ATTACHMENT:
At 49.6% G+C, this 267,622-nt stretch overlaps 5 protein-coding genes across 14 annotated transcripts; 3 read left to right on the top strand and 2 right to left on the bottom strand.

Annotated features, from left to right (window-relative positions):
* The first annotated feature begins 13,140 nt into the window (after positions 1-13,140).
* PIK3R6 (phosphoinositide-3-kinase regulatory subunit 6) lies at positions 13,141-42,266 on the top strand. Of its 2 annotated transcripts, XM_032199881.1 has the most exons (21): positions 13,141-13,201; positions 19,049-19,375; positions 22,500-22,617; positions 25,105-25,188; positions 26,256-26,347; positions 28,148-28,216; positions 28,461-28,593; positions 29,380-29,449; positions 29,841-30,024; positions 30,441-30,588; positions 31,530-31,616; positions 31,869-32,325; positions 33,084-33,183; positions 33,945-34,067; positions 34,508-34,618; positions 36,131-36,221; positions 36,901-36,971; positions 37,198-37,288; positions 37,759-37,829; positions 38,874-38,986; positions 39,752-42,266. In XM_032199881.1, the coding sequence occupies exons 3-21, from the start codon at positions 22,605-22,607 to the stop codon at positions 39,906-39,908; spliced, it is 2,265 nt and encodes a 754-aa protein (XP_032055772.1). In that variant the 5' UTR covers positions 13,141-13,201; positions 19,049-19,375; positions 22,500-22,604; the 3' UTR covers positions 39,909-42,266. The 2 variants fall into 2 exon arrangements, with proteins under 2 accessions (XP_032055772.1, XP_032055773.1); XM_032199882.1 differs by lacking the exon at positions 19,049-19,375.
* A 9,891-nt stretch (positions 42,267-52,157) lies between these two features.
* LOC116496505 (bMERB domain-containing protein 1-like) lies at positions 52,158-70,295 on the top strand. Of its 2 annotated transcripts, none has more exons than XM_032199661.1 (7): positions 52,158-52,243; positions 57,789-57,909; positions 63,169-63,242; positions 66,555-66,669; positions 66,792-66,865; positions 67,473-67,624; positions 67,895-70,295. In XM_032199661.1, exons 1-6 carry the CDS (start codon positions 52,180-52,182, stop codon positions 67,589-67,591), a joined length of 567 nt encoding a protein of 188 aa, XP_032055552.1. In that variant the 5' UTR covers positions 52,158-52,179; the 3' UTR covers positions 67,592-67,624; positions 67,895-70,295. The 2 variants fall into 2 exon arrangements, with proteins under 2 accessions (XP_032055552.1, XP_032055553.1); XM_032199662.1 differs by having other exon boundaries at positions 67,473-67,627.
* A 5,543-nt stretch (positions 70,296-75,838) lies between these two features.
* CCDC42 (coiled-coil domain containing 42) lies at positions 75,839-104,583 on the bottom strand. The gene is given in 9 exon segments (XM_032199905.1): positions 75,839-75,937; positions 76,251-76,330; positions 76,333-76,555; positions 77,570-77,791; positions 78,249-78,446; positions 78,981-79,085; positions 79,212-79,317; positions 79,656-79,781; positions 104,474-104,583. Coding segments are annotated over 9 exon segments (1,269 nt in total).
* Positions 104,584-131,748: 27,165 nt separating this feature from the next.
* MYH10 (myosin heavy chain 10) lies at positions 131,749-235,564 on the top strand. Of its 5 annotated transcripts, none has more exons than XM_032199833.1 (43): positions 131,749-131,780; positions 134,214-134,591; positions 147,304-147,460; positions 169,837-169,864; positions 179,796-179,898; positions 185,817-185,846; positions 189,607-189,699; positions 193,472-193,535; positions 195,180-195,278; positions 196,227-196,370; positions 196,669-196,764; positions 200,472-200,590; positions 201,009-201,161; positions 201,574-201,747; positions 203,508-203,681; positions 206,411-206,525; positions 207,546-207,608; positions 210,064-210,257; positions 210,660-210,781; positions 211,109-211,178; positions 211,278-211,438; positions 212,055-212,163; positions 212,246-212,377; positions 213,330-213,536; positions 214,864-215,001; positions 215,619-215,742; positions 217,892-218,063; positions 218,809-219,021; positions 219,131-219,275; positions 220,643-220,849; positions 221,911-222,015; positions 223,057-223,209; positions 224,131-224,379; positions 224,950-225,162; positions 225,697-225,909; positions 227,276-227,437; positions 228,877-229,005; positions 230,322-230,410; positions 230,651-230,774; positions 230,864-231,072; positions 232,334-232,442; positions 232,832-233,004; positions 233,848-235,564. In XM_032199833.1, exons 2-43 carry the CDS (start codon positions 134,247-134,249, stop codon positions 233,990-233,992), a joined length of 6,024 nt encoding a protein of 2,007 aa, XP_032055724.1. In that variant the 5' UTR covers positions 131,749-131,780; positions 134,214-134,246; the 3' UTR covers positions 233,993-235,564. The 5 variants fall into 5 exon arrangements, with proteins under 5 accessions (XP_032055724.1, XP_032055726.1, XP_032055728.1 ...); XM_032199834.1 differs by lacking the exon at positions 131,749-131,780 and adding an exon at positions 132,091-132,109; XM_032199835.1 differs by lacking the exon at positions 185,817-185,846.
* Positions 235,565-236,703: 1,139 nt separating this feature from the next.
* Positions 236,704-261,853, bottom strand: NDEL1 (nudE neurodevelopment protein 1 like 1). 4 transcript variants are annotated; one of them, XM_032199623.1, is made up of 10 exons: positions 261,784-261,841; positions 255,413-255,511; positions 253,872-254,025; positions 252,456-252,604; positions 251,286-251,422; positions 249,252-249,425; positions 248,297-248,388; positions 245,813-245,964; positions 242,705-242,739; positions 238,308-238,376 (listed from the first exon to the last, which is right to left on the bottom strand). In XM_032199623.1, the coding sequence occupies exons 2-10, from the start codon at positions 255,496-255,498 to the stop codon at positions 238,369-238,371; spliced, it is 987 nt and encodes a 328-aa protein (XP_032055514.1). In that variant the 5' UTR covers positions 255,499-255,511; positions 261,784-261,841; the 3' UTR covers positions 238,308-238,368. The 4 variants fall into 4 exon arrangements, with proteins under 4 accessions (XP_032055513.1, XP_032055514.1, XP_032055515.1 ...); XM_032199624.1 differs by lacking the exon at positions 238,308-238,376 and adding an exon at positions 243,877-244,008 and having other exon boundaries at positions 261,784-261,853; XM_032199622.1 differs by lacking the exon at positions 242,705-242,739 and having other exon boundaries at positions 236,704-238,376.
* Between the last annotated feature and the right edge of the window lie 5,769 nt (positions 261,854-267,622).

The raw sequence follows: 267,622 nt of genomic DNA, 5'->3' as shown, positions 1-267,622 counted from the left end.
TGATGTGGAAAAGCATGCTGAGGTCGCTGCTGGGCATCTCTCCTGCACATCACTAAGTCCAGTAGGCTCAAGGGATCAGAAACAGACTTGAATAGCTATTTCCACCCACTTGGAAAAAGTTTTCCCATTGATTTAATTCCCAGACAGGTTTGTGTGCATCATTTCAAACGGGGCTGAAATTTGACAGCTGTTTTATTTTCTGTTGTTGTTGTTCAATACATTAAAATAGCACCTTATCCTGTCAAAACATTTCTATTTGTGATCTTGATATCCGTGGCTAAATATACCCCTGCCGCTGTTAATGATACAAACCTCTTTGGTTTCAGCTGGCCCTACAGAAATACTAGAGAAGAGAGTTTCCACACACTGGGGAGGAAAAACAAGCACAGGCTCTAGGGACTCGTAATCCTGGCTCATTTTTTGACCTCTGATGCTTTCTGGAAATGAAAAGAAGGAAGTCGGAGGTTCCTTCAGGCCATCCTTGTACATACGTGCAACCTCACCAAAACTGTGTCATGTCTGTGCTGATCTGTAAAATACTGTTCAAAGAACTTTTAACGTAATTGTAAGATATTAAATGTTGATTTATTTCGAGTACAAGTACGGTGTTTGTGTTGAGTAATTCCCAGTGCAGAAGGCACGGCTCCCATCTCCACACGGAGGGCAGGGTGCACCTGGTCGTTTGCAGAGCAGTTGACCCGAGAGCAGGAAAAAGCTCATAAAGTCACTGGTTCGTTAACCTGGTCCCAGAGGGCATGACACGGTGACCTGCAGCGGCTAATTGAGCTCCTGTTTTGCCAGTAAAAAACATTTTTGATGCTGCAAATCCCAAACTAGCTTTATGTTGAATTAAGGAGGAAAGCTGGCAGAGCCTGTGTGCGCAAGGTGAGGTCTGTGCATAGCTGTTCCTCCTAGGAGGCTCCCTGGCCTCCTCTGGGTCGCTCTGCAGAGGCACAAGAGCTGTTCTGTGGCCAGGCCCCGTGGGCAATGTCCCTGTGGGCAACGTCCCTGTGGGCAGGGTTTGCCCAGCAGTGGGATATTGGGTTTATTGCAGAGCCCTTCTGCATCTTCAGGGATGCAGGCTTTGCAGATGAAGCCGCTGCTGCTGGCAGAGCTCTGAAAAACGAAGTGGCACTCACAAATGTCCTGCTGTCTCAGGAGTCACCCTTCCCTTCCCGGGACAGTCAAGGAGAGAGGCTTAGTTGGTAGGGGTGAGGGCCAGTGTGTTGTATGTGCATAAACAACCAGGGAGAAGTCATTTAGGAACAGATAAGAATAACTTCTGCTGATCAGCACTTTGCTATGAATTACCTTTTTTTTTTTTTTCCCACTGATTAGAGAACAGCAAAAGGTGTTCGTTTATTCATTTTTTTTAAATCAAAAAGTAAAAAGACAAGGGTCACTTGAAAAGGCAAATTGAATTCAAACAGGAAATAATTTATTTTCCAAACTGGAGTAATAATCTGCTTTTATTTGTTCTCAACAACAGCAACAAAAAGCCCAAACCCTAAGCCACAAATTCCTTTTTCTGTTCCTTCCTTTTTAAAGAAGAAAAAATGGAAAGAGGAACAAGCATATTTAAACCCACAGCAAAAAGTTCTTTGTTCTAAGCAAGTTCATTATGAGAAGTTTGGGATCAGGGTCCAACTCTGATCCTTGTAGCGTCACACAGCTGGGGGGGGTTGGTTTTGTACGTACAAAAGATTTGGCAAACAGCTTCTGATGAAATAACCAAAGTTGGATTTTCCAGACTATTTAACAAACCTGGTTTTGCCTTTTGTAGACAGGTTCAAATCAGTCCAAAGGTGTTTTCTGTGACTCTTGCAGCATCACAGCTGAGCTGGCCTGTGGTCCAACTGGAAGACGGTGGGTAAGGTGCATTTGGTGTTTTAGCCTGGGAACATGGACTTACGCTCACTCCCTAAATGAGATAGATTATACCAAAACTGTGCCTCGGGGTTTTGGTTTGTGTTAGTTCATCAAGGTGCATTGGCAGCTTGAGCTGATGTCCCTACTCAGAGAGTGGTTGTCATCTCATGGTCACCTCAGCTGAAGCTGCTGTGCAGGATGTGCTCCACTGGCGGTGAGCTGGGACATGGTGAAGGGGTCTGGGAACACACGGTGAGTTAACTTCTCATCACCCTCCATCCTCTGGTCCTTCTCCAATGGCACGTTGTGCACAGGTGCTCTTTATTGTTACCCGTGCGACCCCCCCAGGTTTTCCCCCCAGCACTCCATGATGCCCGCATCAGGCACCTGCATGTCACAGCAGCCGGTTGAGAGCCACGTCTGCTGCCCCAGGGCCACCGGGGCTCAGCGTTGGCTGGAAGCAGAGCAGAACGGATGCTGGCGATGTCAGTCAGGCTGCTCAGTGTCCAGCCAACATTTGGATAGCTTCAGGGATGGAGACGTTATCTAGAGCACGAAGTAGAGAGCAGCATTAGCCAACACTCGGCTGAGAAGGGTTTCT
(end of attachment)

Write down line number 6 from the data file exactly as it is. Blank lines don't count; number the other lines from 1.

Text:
* LOC116496505 (bMERB domain-containing protein 1-like) lies at positions 52,158-70,295 on the top strand. Of its 2 annotated transcripts, none has more exons than XM_032199661.1 (7): positions 52,158-52,243; positions 57,789-57,909; positions 63,169-63,242; positions 66,555-66,669; positions 66,792-66,865; positions 67,473-67,624; positions 67,895-70,295. In XM_032199661.1, exons 1-6 carry the CDS (start codon positions 52,180-52,182, stop codon positions 67,589-67,591), a joined length of 567 nt encoding a protein of 188 aa, XP_032055552.1. In that variant the 5' UTR covers positions 52,158-52,179; the 3' UTR covers positions 67,592-67,624; positions 67,895-70,295. The 2 variants fall into 2 exon arrangements, with proteins under 2 accessions (XP_032055552.1, XP_032055553.1); XM_032199662.1 differs by having other exon boundaries at positions 67,473-67,627.